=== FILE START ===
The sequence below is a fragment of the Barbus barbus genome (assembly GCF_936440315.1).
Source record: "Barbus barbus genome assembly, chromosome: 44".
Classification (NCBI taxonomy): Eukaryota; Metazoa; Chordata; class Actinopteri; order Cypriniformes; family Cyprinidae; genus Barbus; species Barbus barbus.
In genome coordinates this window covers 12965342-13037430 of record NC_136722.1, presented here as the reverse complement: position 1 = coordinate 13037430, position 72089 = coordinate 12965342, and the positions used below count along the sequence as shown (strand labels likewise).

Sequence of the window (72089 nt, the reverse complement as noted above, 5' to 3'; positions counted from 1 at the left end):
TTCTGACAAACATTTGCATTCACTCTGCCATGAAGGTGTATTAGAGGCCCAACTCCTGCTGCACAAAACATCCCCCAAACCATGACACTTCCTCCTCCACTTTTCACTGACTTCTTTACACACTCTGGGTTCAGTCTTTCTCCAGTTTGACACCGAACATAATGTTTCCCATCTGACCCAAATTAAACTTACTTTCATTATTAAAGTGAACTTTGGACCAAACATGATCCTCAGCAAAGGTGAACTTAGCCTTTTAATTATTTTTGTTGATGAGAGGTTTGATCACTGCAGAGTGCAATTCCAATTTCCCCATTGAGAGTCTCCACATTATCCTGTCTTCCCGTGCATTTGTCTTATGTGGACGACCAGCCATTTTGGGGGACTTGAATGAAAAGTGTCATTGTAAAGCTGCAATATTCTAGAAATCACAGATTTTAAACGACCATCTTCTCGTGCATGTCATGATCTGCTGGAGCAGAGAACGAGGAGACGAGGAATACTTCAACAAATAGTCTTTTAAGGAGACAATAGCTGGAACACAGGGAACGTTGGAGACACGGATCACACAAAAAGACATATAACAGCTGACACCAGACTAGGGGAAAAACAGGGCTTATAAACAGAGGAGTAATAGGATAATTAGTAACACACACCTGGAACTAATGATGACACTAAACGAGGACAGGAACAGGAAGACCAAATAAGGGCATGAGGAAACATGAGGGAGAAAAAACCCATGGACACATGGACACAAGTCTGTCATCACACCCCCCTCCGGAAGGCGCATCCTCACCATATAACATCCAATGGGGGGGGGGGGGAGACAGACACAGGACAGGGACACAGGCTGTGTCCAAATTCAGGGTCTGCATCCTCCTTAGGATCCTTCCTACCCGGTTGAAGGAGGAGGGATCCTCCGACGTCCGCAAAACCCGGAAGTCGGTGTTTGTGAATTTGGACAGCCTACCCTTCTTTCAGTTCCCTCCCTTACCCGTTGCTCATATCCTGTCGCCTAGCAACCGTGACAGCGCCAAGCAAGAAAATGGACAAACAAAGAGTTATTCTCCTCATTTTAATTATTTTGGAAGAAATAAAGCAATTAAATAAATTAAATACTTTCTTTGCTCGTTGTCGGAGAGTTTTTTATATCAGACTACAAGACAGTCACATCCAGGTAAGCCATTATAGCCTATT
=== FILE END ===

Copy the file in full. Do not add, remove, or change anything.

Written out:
The sequence below is a fragment of the Barbus barbus genome (assembly GCF_936440315.1).
Source record: "Barbus barbus genome assembly, chromosome: 44".
Classification (NCBI taxonomy): Eukaryota; Metazoa; Chordata; class Actinopteri; order Cypriniformes; family Cyprinidae; genus Barbus; species Barbus barbus.
In genome coordinates this window covers 12965342-13037430 of record NC_136722.1, presented here as the reverse complement: position 1 = coordinate 13037430, position 72089 = coordinate 12965342, and the positions used below count along the sequence as shown (strand labels likewise).

Sequence of the window (72089 nt, the reverse complement as noted above, 5' to 3'; positions counted from 1 at the left end):
TTCTGACAAACATTTGCATTCACTCTGCCATGAAGGTGTATTAGAGGCCCAACTCCTGCTGCACAAAACATCCCCCAAACCATGACACTTCCTCCTCCACTTTTCACTGACTTCTTTACACACTCTGGGTTCAGTCTTTCTCCAGTTTGACACCGAACATAATGTTTCCCATCTGACCCAAATTAAACTTACTTTCATTATTAAAGTGAACTTTGGACCAAACATGATCCTCAGCAAAGGTGAACTTAGCCTTTTAATTATTTTTGTTGATGAGAGGTTTGATCACTGCAGAGTGCAATTCCAATTTCCCCATTGAGAGTCTCCACATTATCCTGTCTTCCCGTGCATTTGTCTTATGTGGACGACCAGCCATTTTGGGGGACTTGAATGAAAAGTGTCATTGTAAAGCTGCAATATTCTAGAAATCACAGATTTTAAACGACCATCTTCTCGTGCATGTCATGATCTGCTGGAGCAGAGAACGAGGAGACGAGGAATACTTCAACAAATAGTCTTTTAAGGAGACAATAGCTGGAACACAGGGAACGTTGGAGACACGGATCACACAAAAAGACATATAACAGCTGACACCAGACTAGGGGAAAAACAGGGCTTATAAACAGAGGAGTAATAGGATAATTAGTAACACACACCTGGAACTAATGATGACACTAAACGAGGACAGGAACAGGAAGACCAAATAAGGGCATGAGGAAACATGAGGGAGAAAAAACCCATGGACACATGGACACAAGTCTGTCATCACACCCCCCTCCGGAAGGCGCATCCTCACCATATAACATCCAATGGGGGGGGGGGGGAGACAGACACAGGACAGGGACACAGGCTGTGTCCAAATTCAGGGTCTGCATCCTCCTTAGGATCCTTCCTACCCGGTTGAAGGAGGAGGGATCCTCCGACGTCCGCAAAACCCGGAAGTCGGTGTTTGTGAATTTGGACAGCCTACCCTTCTTTCAGTTCCCTCCCTTACCCGTTGCTCATATCCTGTCGCCTAGCAACCGTGACAGCGCCAAGCAAGAAAATGGACAAACAAAGAGTTATTCTCCTCATTTTAATTATTTTGGAAGAAATAAAGCAATTAAATAAATTAAATACTTTCTTTGCTCGTTGTCGGAGAGTTTTTTATATCAGACTACAAGACAGTCACATCCAGGTAAGCCATTATAGCCTATT